Getting up and getting out again in a new society
By Abe Villarreal
Every day, during my fifty-minute drive to work and my fifty-minute drive back home, I see the movement, the rumblings of what looks like a society stretching its arms and wanting to get back up again.
People are walking dogs. The same lady in the reflective yellow vest is running around the same corner each day. As the sun rises so does steam off the rooftops of small businesses who are warming up neighborhoods with their baked goods and coffee.
School parking lots look a little fuller. Lanyards with name tags bumping up and down on chests are seen as administrators and counselors file their way onto campuses to do their work no matter where students are learning.
On early evenings, kids can be seen running barefoot at city parks. Teens walking in groups, mostly looking down on their phones, but still walking, outside, together.
The morning street sweepers are slowly and noisily doing their cleaning of streets that are starting to get dirty again. Restaurants are looking for workers. The city visitor center has a We're Open sign even if it's just for a few hours a day, and a few days a week.
Bulletin boards are getting filled up with flyers announcing events and happenings. Authors are signing books at small coffee shops. Only a few can come in at a time, but they can come in. Mainstreet movie theaters are not just selling popcorn to passersby, some of them are showing movies. They might be older movies and the seating is spaced out, but going to the movies is a thing again.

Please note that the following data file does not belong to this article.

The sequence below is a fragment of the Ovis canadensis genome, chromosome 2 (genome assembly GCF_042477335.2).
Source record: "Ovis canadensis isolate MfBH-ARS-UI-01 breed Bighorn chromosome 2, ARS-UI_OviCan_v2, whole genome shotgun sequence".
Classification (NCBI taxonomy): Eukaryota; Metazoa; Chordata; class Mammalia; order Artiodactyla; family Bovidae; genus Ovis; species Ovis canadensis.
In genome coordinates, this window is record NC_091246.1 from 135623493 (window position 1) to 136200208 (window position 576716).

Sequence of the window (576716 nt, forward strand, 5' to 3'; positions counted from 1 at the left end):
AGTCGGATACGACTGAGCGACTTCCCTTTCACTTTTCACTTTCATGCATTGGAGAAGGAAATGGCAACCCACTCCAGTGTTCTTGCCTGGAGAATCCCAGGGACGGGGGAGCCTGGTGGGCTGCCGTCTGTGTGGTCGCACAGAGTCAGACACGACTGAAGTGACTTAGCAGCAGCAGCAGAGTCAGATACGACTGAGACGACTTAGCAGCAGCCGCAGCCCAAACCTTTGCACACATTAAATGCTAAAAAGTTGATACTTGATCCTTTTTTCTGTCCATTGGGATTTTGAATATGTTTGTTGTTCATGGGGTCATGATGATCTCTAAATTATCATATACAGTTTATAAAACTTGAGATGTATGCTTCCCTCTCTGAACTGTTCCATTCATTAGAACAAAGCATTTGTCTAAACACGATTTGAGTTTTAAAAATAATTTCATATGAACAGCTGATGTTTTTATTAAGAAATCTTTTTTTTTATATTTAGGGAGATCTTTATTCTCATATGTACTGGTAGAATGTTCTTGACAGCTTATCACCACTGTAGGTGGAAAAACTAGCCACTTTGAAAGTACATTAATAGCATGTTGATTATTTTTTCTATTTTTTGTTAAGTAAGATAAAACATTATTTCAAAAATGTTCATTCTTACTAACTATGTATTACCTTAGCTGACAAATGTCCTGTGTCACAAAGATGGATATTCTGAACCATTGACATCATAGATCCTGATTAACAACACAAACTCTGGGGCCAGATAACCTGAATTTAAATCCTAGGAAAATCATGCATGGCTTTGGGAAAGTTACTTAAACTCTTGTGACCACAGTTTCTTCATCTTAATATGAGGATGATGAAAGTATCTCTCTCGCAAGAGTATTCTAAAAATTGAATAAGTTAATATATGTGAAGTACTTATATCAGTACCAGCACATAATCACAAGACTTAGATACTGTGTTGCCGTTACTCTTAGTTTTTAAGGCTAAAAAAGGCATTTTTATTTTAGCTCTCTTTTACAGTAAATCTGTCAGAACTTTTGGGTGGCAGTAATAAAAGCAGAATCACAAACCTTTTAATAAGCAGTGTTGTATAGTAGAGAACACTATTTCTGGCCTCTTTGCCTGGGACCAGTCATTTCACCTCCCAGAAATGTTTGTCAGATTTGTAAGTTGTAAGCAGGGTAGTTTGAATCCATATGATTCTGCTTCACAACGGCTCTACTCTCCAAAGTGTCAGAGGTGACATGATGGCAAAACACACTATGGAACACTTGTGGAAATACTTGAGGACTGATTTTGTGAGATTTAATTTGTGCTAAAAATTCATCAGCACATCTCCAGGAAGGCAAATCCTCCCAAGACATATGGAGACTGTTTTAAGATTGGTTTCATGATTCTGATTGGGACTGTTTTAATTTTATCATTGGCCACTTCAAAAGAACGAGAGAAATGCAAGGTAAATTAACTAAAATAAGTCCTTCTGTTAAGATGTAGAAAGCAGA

When I go grocery shopping, people can be seen talking to each other a little longer, and a little closer. Some fist bumps are turning into handshakes. Some handshakes into hugs.
People of all ages are dusting themselves off, shaking the blues away. Still, with a lot of eagerness by many to move forward, we have one foot outside and one foot inside. Precaution, even now, seems necessary.
We react differently to adversity. Whether it be a pandemic or an uncomfortable phone call. It's O.K. that some will want to stay inside a little longer while others welcome the distractions of life. Personally, I enjoy the sunshine and the smiling faces I see around me. They make me feel better.
One thing we didn't lose as a society is our compassion and love for one another. We continued to demonstrate it in different ways, even if we had to learn new ways to do it. Now, that life seems to be giving us permission to be our old, familiar selves, we want to do old, familiar things.
Those are the kinds of things I like to do because I know what works for me and what doesn't. I like to shake people's hands when I first meet them and give them a hug once I know them. I like to go to a park and see people lying out on the grass with their dogs, feet in the air, and face to the heavens.
I like to go to the movies, not just to watch the latest motion picture, but also to hear everyone else in the room laughing or screaming in fright.
I like to go to restaurants where I have to wait a little while to be given a seat. I know other people like that, too.
It's O.K. that some of us are taking it slow and others of us are ready to move on. Part of what makes us appreciate each other is how we take on life challenges, good ones and hard ones. It might take us a little longer than we wanted, but the important thing is that we are moving forward.
Abe Villarreal writes about the traditions, people, and culture of America. He can be reached at email@example.com.